U.S. Department of Health and Human Services: Sexual Risk Avoidance Education Program
The Sexual Risk Avoidance Education (SRAE) Program seeks to fund projects to educate youth on how to voluntarily refrain from non-marital sexual activity and prevent other youth risk behaviors. The objectives of the SRAE program are to:
- Implement curricula that includes medically accurate information referenced in peer-reviewed publications by educational, scientific, governmental, or health organizations
- Select sexual risk avoidance curricula and/or strategies with an evidence-based approach to integrate research findings with practical implementation that align with the needs and desired outcomes of the targeted audience of youth
- Teach risk avoidance skills through methods that do not normalize teen sexual activity
- Target youth populations that are at risk for non-marital sexual activity and other risk behaviors
SRAE programs are to provide services to youth populations who will benefit from education on how to refrain from non-marital sexual activity, and teach the benefits associated with self-regulation, success sequencing for poverty prevention, healthy relationships, and goal setting. The programs will also teach resisting sexual coercion, dating violence, and other youth risk behaviors such as underage drinking or illicit drug use. These vulnerable youth populations include, but are not limited to, youth living in under resourced regions and areas with high rates of teen births and sexually transmitted infections (STIs), culturally underrepresented youth populations, especially Hispanic, African American, or Native American teenagers, youth in or aging out of foster care or adjudication systems, youth who are victims of trafficking, runaway and homeless youth, and other vulnerable youth populations. Program services must align with the needs and desired outcomes for the intended audience. Youth participation in the SRAE programs must be voluntary.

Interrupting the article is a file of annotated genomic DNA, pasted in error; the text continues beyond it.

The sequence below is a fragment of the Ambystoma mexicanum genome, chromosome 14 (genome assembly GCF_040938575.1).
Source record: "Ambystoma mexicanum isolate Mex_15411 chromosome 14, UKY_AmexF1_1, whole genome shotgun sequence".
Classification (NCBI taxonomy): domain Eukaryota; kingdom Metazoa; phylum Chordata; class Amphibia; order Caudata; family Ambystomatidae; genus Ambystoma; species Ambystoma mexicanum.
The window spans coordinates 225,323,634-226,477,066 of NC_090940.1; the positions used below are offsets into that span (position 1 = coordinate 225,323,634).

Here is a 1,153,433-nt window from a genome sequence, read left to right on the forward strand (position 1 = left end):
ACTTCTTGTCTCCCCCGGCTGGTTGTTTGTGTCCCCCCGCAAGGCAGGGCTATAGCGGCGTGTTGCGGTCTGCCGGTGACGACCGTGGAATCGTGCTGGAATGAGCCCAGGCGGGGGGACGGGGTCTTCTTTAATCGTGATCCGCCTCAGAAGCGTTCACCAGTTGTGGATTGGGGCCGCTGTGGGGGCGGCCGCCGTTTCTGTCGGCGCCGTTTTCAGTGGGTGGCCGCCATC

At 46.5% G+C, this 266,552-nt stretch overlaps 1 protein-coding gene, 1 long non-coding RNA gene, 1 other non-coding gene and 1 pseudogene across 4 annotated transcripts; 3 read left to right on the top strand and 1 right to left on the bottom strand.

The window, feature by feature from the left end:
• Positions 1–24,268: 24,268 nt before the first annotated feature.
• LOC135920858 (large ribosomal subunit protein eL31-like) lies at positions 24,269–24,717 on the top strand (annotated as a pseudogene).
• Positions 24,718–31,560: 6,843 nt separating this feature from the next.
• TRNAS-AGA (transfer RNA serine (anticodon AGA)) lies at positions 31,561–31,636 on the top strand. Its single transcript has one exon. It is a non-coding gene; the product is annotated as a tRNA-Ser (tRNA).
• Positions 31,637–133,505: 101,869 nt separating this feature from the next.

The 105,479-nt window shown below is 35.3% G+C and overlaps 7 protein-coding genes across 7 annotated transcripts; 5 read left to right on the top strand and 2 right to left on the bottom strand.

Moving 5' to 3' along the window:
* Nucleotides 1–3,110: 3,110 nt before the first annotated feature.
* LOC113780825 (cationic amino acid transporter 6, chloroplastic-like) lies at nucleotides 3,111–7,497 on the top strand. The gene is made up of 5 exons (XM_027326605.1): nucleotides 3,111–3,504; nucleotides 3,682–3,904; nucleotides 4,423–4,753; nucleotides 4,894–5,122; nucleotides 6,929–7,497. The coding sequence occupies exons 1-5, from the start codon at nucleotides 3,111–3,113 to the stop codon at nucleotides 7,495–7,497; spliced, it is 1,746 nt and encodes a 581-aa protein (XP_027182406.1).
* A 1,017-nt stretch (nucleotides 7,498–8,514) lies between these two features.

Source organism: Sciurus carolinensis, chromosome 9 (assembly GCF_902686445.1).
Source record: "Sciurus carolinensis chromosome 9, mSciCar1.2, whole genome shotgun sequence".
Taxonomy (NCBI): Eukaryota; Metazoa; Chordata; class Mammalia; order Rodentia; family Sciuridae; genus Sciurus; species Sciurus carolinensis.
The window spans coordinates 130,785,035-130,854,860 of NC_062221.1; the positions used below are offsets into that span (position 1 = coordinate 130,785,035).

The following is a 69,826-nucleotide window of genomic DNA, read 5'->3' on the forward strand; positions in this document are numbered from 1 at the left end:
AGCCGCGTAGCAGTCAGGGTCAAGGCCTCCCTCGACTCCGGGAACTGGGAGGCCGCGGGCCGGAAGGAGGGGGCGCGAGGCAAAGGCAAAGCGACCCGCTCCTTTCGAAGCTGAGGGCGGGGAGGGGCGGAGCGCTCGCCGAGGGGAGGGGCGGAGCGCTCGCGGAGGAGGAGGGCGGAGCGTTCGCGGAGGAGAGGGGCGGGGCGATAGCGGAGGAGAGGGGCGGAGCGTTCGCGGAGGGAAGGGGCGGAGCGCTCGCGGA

Under the SRAE program, the following requirements must be addressed:
- Evidence-based interventions or strategies
- Positive youth development approach
- Medically accurate and age and cultural appropriateness
- Curriculum fit and selection
Amount: A total of $5,000,000 is available to make 15 awards that range from $300,000-$450,000 and average $450,000 per budget period. The project period is 36 months (three 12 month budget periods).
Eligibility: State, territorial, or county governments; city or township governments; special district governments; independent, regional, and local school districts; public and state controlled institutions of higher education; Native American tribal governments; public housing authorities/Indian housing authorities; Native American tribal organizations; Nonprofits with or without 501(c)(3) status; private institutions of higher education; for-profit organizations; small businesses; and faith-based and community organizations that meet the eligibility requirements. Applicants serving an emerging, unserved, or underserved population or remote geographic area are encouraged to apply. Collaborative efforts and interdisciplinary approaches are encouraged.
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